It has been a disappointing year for the defensively-oriented Capital Gearing Trust (LON: CGT), which has just announced an NAV decline of 3.6% in its annual accounts to the end of March. This was the worst result in the 41 years that the firm had been managing the fund and only the second time it had made a negative return.
The widening discount meant that the share price decline of 7.1% was even more dispiriting for investors, especially as the trust aims to preserve and over time, to grow shareholders’ real wealth. During the same period the UK Consumer Price index (CPI) was 10.1%, so it fell well short of its objective, although over the last 10 years the increase in NAV is almost twice the level of CPI inflation.
Writing in the accounts the managers said that the year was characterised by surging inflation and surging interest rates. “The inflation was the all too predictable result of monetary and fiscal authorities’ response to the Covid pandemic,” but “it is hard to overstate the significance of the change in interest rates,” with no part of the portfolio left untouched.
A Brutal Reckoning
At the start of the year the trust’s UK Treasury bill holdings yielded 0.5%, while at the end it was 4.2%. At the same time the yield on the credit portfolio rose from 2.3% to 6.2%, while the equivalent move for the US TIPS allocation was -0.9% to 1.4%. The rising yields were a result of falling prices and this created a headwind for the fixed income element, although it was still able to deliver a positive return for the reporting period.
Their equities also performed well, but it was the alternatives like the property and infrastructure trusts that really suffered as interest rates rose. CGT had diversified into this area away from low yielding UK government bonds, but it turned out to be a bad mistake with the property allocation being responsible for the trust’s entire loss. This weighting has now been reduced from 16.5% to 4% by year end.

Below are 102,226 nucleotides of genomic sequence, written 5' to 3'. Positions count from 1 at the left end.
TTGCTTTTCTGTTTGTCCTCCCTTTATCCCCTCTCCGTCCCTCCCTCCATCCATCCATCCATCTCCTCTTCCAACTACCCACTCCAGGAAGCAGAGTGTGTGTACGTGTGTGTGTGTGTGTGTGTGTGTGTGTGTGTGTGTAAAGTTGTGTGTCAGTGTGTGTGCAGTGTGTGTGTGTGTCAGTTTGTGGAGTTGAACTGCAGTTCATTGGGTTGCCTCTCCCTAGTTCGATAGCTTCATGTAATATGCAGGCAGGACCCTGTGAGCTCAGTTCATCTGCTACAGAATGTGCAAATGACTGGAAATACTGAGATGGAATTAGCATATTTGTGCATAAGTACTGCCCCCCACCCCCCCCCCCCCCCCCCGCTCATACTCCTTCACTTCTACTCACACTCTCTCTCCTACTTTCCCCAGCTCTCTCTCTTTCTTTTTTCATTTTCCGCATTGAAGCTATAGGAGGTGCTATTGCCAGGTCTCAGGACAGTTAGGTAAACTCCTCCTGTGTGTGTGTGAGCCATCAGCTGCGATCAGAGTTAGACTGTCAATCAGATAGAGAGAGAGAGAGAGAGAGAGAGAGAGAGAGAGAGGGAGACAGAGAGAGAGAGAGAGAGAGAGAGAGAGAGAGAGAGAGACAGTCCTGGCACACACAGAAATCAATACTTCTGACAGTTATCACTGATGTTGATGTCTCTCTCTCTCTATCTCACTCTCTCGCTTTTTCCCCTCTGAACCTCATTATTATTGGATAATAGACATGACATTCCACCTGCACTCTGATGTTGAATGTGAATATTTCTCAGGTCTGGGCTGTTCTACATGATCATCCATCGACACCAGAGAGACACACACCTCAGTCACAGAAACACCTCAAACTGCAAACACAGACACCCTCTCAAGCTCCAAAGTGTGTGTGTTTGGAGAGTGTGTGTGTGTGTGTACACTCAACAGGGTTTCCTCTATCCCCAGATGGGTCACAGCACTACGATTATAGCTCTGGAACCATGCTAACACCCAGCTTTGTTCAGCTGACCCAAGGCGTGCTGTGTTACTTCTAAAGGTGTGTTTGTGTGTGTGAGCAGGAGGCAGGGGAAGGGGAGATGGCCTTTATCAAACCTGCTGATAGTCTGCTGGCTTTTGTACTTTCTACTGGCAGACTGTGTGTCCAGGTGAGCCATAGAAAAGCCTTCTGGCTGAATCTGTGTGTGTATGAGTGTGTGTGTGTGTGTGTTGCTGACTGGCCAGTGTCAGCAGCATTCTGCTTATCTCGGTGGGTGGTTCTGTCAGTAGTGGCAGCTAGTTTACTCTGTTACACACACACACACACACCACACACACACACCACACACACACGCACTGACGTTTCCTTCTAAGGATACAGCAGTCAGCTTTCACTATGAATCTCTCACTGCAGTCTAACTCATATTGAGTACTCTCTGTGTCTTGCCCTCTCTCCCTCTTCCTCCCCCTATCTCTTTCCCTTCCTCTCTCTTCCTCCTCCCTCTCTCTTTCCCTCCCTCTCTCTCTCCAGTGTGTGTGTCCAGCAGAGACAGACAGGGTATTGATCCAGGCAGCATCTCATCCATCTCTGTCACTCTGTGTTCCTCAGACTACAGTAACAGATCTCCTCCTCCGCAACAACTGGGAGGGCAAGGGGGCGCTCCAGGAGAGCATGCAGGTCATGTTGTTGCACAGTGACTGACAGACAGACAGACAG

At the end of April the portfolio consisted of: 46% index linked government bonds, the largest allocation in the trust’s history; plus 14% conventional government bonds; nine percent in preference shares and corporate debt; as well as a 28% allocation to funds and equities, with the balance in gold and cash.
The managers believe that the low inflation era of the last 15 years is coming to an end, but the rise in interest rates has brought into focus the fragility of the financial system. They say that monetary policy works best when fiscal policy is working with, not against it, which means it is having to work harder than would otherwise be the case.
This increases the likelihood that it will be the financial system that breaks before the economy does. Even if they are wrong and a financial crisis is averted they think that a recession is on the horizon.
“We are taking the opportunity to reduce our exposure to risk assets and take shelter in treasury bills. While we sit on the side-lines of equity markets, we take great comfort from the fact that, for the first time in 15 years, we are being paid to wait [via the higher yields].”
Difficult Time For Its Closest Rivals
It is not just Capital Gearing that has struggled with its two closet rivals, Personal Assets (LON: PNL) and Ruffer (LON: RICA) also losing ground. Both have similar remits, although they go about it in a slightly different way.
The Personal Assets Trust aims to protect and increase (in that order) the value of shareholders’ funds per share over the long-term. According to data from Winterflood, over the year to the end of March it made an NAV loss of 1.71% with a share price decline of 3.87%.
Ruffer tries not to lose money in any 12 month period and to grow the value of their investors’ wealth over the long haul. In the year to the end of March it made an NAV gain of 1.41%, but has suffered a sharp sell-off since then with the shares down 9.41% year-to-date. It seems that cash really is king.